Imagine ancient hominids sailing the Mediterranean hundreds of thousands of years before humans (Homo sapiens) appeared. The idea might sound bizarre: we think of boats as a human transportation technology, something that, like the wheel, our primitive ancestors developed at the dawn of civilization. So the revelation that a precursor to humans — meaning, a species of closely-related hominids that predate us — may have invented the boat and even sailed the Mediterranean long before us is a shocking proposition.
Yet that is exactly what new research suggests: hominids crossed the Mediterranean Sea much earlier than previously thought — before even Homo sapiens first appeared — which means these ancient humans must have learned how to sail nearly half a million years ago. The study prompts a shocking re-evaluation of an activity and a technology that seemed distinctly human.
The first humans and our many hominid cousins like Neanderthals originated in Africa, but it wasn't long before we wandered off to other continents. And this happened not just once, but multiple times, with some genetic evidence suggesting some subsets of humans even later returned to Africa.
Why would these ancient hominids would want to visit these islands? One theory is that they were hunting wild game, such as now-extinct dwarf elephants.
Getting the timeline right on some of these details is a major field of study because it helps shape our understanding of human evolution. New research in the journal Quaternary International may shift the historical record significantly for when hominids, a group that includes primates including humans and our close relatives, first started sailing the sea north of Africa.
The Aegean Sea is an arm of the Mediterranean Sea, located to the east of the Greek mainland and the western coast of Turkey, and is dotted with dozens of islands, including Rhodes and Crete. It's currently a site of contention, as Greece and Turkey argue over militarizing these areas. But hundreds of thousands of years ago, there is evidence that hominids — most likely Homo erectus — visited these islands, leaving behind traces of their activity in the form of tools and bones.
Homo erectus is an extinct species of human whose name simply means "upright man." They were one of the first hominids to depart Africa and used tools like stone hand axes, which could have been used to cut down trees and build rafts. However, the evidence for this — actual wood boats, say — is a bit scant. Any ships or boats used to make this journey were likely made from trees that decayed long ago. They may not have used rafts either, and instead just floated across on large pieces of driftwood.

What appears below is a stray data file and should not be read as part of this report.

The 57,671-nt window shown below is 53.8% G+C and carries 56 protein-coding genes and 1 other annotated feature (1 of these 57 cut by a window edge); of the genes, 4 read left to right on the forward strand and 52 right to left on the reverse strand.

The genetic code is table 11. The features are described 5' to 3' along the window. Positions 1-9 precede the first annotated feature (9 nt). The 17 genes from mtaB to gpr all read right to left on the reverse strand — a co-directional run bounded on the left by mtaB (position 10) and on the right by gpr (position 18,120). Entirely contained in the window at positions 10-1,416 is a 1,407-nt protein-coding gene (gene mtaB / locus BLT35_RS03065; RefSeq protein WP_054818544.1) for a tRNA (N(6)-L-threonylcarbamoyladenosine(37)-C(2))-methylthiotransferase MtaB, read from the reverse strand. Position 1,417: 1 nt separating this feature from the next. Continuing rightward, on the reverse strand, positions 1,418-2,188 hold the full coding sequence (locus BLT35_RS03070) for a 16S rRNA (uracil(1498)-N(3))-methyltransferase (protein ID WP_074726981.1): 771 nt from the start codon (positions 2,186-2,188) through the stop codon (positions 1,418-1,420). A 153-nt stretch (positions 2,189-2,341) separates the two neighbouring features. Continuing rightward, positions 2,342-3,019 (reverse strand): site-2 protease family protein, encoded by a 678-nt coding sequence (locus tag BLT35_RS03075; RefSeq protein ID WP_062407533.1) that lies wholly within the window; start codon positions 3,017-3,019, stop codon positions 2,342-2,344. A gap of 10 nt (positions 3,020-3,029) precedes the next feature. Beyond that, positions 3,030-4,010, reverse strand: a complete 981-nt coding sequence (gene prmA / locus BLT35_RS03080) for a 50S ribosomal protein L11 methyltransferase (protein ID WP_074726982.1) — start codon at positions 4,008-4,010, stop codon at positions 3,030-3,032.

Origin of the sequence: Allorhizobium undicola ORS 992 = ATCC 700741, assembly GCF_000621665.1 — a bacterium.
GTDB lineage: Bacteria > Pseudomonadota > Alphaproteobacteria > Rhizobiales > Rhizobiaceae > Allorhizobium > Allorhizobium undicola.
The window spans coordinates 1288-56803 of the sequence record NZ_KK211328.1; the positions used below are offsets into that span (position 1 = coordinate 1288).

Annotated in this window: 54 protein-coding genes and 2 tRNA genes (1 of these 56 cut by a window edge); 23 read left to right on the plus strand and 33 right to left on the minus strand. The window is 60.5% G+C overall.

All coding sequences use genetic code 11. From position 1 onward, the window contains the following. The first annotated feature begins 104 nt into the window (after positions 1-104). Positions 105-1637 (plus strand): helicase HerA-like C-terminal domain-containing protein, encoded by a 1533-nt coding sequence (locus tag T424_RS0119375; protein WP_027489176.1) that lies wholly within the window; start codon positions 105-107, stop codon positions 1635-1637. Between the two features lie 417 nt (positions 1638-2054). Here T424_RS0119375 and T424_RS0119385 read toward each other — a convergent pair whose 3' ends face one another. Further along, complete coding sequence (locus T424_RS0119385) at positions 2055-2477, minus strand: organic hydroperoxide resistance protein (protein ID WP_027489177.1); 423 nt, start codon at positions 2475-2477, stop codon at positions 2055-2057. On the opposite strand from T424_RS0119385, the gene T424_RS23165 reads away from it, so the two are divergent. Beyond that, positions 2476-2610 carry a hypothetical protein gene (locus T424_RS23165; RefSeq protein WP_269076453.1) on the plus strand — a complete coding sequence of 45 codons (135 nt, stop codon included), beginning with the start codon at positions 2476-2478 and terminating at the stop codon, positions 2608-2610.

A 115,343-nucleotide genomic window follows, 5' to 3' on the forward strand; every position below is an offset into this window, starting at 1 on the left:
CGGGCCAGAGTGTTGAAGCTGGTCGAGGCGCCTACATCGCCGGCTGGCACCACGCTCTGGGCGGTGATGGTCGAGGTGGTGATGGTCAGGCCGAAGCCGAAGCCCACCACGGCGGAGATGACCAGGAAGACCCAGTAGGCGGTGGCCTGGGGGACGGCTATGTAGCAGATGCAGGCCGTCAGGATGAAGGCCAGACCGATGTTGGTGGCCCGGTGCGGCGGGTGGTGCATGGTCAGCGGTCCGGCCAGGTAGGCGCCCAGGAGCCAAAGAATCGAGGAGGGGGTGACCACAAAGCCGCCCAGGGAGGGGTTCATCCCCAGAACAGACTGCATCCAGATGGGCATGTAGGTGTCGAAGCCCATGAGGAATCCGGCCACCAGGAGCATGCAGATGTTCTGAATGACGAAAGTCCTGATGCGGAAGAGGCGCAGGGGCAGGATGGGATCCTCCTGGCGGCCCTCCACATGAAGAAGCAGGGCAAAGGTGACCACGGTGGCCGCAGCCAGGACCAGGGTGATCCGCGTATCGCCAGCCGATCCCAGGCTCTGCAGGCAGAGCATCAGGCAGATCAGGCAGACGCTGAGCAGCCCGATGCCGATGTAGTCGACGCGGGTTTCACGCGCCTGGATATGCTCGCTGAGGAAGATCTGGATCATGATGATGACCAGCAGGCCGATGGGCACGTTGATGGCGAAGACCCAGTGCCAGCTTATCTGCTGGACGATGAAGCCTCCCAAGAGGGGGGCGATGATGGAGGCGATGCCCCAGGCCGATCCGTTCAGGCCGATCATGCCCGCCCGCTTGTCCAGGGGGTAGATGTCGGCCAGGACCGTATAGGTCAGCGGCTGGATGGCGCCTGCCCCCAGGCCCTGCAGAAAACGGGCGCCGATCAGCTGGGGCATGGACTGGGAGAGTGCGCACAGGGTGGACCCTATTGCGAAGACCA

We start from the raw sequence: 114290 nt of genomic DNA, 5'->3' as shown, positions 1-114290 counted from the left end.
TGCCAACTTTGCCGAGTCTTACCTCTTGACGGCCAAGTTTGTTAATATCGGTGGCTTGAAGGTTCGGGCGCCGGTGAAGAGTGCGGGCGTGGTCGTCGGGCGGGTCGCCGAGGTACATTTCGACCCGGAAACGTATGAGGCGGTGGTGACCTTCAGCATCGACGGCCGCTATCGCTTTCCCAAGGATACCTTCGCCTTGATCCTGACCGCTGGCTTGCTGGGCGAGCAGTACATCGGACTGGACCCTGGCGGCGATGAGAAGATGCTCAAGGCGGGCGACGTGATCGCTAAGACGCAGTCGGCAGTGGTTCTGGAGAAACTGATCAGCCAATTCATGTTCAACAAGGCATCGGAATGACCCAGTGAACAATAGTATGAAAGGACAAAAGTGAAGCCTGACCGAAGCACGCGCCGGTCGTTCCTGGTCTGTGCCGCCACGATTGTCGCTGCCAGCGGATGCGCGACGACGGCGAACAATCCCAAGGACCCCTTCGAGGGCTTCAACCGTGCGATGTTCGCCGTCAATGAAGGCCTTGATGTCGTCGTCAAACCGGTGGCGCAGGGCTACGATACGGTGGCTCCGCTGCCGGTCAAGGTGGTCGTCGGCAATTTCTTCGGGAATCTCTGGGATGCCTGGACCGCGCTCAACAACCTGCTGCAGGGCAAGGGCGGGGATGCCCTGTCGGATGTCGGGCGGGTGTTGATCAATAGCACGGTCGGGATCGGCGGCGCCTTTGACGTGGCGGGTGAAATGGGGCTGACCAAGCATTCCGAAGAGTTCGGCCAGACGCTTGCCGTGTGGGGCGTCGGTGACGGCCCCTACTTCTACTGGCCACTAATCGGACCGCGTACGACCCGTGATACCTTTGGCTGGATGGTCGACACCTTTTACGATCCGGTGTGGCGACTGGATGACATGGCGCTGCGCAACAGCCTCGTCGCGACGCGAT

Either way, somehow H. erectus made it to a few of the Aegean islands. Previous theories suggested this happened on foot, as in H. erectus used ice bridges during major glacial events. At least five of these events are known to have occurred during this time period.
"The Aegean Sea may be considered the cradle of sea-crossing in the Mediterranean world."
Yet the new paper suggests the foot-bridge theory probably didn't happen. Researchers reconstructed the shoreline of the Angean Island Chain, estimating the fluctuation of sea-level combined with the rate of the ground sinking due to tectonic plate activity. This data suggests that there's no way these islands would be accessible by foot, even if there were a major ice age. There would still be way too much water in the way, leaving the only explanation that they crossed another way — specifically, by sea.
"Therefore, the Aegean land/seascape motivated the archaic hominin to develop the necessary cognitive capabilities such as spatial awareness way-finding strategies and sea-craft building," the authors write. "And hence, the Aegean Sea may be considered the cradle of sea-crossing in the Mediterranean world."
This raises the question of why these ancient hominids would want to visit these islands. One theory is that they were hunting wild game, such as now-extinct dwarf elephants that lived in the region.
"These compel us to reconsider the general view, that sea-crossing was a skill innovated and used solely by H. sapiens but instead it had been earlier acquired by earlier hominin lineages in the Middle Pleistocene," the authors write. The Middle Pleistocene was a geological epoch that occurred between about 780,000 and 125,000 years ago. "Furthermore, considering that the archaic hominins were able to cross the Aegean Sea, they would also have been capable of crossing the Gibraltar Straits," which separate southern Spain and the northern coast of Africa.
Humans tend to think that we're pretty special and that our hominid cousins like Neanderthals and Homo erectus were dumb in comparison. But this human-centric perspective isn't supported by evidence. We know that these ancient humans were a lot like us, not just genetically, but about as intelligent as well. They made tools, art, and much more. The idea that they built rafts or even just hopped on floating logs to cross huge straits of water isn't so far-fetched.
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